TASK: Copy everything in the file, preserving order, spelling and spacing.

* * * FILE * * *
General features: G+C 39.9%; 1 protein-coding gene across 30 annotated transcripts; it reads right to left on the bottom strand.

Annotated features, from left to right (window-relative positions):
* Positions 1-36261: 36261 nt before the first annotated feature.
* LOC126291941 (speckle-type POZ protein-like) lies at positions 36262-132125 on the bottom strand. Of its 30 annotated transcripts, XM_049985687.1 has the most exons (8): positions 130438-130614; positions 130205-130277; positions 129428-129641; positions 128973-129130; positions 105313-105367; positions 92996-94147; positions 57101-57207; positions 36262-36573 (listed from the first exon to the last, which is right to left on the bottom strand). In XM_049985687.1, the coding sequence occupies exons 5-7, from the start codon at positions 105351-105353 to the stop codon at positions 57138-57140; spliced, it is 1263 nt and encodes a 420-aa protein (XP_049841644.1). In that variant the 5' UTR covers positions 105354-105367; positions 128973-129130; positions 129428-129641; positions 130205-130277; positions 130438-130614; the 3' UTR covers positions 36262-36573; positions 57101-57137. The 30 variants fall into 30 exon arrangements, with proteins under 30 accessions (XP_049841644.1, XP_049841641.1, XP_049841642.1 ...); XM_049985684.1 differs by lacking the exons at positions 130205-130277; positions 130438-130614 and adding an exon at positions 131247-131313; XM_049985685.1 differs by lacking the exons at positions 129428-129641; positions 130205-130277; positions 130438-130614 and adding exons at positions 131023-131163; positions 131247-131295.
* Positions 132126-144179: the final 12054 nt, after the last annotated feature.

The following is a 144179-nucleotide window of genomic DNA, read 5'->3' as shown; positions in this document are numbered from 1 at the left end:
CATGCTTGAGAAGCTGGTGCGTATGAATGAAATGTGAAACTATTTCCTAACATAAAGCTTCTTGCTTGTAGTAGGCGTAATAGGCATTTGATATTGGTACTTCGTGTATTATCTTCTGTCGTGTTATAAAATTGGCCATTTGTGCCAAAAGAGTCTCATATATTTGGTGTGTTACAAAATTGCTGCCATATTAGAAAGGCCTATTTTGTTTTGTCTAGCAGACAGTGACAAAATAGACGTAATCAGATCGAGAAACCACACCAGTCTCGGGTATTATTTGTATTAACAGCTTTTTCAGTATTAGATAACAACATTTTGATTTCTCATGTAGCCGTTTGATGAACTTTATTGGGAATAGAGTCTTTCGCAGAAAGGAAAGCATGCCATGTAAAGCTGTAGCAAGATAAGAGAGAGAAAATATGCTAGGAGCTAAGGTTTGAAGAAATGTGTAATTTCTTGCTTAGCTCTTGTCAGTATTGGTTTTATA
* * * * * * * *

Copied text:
General features: G+C 39.9%; 1 protein-coding gene across 30 annotated transcripts; it reads right to left on the bottom strand.

Annotated features, from left to right (window-relative positions):
* Positions 1-36261: 36261 nt before the first annotated feature.
* LOC126291941 (speckle-type POZ protein-like) lies at positions 36262-132125 on the bottom strand. Of its 30 annotated transcripts, XM_049985687.1 has the most exons (8): positions 130438-130614; positions 130205-130277; positions 129428-129641; positions 128973-129130; positions 105313-105367; positions 92996-94147; positions 57101-57207; positions 36262-36573 (listed from the first exon to the last, which is right to left on the bottom strand). In XM_049985687.1, the coding sequence occupies exons 5-7, from the start codon at positions 105351-105353 to the stop codon at positions 57138-57140; spliced, it is 1263 nt and encodes a 420-aa protein (XP_049841644.1). In that variant the 5' UTR covers positions 105354-105367; positions 128973-129130; positions 129428-129641; positions 130205-130277; positions 130438-130614; the 3' UTR covers positions 36262-36573; positions 57101-57137. The 30 variants fall into 30 exon arrangements, with proteins under 30 accessions (XP_049841644.1, XP_049841641.1, XP_049841642.1 ...); XM_049985684.1 differs by lacking the exons at positions 130205-130277; positions 130438-130614 and adding an exon at positions 131247-131313; XM_049985685.1 differs by lacking the exons at positions 129428-129641; positions 130205-130277; positions 130438-130614 and adding exons at positions 131023-131163; positions 131247-131295.
* Positions 132126-144179: the final 12054 nt, after the last annotated feature.

The following is a 144179-nucleotide window of genomic DNA, read 5'->3' as shown; positions in this document are numbered from 1 at the left end:
CATGCTTGAGAAGCTGGTGCGTATGAATGAAATGTGAAACTATTTCCTAACATAAAGCTTCTTGCTTGTAGTAGGCGTAATAGGCATTTGATATTGGTACTTCGTGTATTATCTTCTGTCGTGTTATAAAATTGGCCATTTGTGCCAAAAGAGTCTCATATATTTGGTGTGTTACAAAATTGCTGCCATATTAGAAAGGCCTATTTTGTTTTGTCTAGCAGACAGTGACAAAATAGACGTAATCAGATCGAGAAACCACACCAGTCTCGGGTATTATTTGTATTAACAGCTTTTTCAGTATTAGATAACAACATTTTGATTTCTCATGTAGCCGTTTGATGAACTTTATTGGGAATAGAGTCTTTCGCAGAAAGGAAAGCATGCCATGTAAAGCTGTAGCAAGATAAGAGAGAGAAAATATGCTAGGAGCTAAGGTTTGAAGAAATGTGTAATTTCTTGCTTAGCTCTTGTCAGTATTGGTTTTATA